The new coronavirus discovered in China should not be the SARS of 2020

Although the danger of an outbreak is reaching its decisive stage, scientists and public health officials have recognized the comprehensive response from the Beijing government

The new coronavirus discovered in China should not be the SARS of 2020
Members of the Chinese community in Manchester wearing a face mask - Photo: Press Association via REUTERS
English 24/01/2020 14:54 Gabriel Moyssen Mexico City Actualizada 17:21
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The new coronavirus strain behind China pneumonia outbreak which probably has its origin in a seafood market in the central city of Wuhan, China, is fuelling global alarm after several cases were reported in the United States and other countries; however, the risk of a major health emergency similar to the 2002-2003 SARS outbreak is lower, due to the rapid reaction from the Asian country authorities.

Although the danger of an outbreak is reaching its decisive stage—today hundreds of millions of Chinese people began their week-long Lunar New Year or Spring Festival holidays, traveling around the nation and elsewhere to visit family and friends,—scientists and public health officials have recognized the comprehensive response from the Beijing government, besides noting that the world now has better technology to deal with the problem.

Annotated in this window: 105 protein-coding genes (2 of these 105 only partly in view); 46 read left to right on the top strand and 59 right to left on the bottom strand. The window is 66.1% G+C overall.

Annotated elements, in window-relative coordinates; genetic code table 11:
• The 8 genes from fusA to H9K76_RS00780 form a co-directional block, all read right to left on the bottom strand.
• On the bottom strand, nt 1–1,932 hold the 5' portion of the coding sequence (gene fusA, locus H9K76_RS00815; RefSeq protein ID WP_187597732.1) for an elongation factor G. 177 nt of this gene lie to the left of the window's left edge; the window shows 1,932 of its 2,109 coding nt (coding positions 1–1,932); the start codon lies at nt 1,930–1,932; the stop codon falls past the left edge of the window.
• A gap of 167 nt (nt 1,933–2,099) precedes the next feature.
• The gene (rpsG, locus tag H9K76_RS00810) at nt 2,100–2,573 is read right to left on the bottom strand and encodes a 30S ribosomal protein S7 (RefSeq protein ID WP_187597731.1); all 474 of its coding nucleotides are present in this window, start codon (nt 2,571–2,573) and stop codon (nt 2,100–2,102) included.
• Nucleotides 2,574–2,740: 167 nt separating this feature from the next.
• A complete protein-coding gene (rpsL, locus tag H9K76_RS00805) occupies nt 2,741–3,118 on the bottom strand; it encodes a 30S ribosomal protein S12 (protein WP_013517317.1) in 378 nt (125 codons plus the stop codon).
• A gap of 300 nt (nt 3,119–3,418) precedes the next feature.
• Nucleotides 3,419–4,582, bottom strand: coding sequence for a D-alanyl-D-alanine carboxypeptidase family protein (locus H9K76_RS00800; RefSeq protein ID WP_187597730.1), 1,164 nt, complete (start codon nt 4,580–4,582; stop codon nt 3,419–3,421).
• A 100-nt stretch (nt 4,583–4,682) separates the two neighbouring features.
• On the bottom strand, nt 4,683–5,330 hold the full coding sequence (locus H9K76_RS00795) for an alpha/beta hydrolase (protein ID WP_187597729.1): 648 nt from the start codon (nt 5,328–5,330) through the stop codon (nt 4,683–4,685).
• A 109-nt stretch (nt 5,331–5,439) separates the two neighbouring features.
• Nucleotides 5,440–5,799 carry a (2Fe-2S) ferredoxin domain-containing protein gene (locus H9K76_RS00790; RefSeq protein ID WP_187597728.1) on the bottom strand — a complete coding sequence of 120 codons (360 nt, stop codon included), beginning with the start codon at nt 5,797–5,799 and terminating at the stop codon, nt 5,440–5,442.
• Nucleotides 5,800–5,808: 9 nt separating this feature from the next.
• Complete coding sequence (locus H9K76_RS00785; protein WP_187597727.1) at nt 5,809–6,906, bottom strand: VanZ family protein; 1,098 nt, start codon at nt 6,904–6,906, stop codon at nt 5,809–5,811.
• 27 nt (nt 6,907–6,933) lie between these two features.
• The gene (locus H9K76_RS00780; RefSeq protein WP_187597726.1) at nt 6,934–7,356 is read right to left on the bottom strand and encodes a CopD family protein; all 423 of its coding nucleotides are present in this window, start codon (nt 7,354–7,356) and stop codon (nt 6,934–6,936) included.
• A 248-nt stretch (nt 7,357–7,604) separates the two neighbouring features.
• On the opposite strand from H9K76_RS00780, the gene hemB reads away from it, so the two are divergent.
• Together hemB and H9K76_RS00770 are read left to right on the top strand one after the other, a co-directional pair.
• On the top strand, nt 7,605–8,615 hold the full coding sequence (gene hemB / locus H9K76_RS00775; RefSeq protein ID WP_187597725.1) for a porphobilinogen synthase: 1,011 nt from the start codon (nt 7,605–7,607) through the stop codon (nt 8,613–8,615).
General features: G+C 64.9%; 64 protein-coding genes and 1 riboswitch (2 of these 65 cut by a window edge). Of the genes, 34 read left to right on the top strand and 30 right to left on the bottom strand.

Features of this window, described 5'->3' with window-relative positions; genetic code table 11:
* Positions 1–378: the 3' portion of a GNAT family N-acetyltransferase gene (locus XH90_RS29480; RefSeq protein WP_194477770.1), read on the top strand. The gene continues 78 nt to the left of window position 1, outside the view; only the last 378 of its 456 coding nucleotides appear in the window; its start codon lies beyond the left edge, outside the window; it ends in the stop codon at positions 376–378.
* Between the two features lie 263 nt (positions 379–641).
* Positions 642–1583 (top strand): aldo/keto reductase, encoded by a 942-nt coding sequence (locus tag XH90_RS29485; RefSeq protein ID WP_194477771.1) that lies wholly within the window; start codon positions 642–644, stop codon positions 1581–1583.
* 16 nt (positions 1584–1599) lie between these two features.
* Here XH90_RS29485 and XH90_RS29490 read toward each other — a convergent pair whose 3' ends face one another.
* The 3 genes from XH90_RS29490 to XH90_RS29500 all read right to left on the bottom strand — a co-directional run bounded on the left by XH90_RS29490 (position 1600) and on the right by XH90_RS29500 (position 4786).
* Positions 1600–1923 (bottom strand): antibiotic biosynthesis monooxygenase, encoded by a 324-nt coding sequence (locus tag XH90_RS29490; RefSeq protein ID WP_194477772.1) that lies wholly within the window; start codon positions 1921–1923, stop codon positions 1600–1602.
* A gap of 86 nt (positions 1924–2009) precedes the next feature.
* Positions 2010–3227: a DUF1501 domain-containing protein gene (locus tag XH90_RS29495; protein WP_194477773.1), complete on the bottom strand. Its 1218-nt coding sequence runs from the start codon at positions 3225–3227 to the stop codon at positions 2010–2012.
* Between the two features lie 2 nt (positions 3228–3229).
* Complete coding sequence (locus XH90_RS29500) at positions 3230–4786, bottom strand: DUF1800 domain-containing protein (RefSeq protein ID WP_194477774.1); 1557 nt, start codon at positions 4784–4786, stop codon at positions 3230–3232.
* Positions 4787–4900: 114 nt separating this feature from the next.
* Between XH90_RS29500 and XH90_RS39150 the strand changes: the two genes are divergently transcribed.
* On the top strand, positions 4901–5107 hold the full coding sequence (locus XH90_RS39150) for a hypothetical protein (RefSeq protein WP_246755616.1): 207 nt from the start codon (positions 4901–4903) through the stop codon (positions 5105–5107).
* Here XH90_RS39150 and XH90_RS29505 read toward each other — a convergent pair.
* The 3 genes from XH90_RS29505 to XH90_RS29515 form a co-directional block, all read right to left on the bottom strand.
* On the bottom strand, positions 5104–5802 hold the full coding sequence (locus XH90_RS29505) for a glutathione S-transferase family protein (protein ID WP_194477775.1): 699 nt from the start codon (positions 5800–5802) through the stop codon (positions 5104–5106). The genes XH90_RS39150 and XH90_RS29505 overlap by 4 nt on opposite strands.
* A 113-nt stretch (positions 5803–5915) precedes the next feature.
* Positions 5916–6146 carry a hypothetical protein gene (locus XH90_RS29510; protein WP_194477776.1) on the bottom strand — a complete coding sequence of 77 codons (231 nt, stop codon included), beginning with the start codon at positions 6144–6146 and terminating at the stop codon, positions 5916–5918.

Jim LeDuc, a former virologist at the U.S. Centers for Disease and Control (CDC) who led an international team of researchers that identified the coronavirus which causes the Severe acute respiratory syndrome (SARS), declared to Wired that the biggest challenge 17 years ago was the “initial reluctance of China to explain what was going on. That allowed the outbreak to get a good head of steam before anyone realized how severe it was.”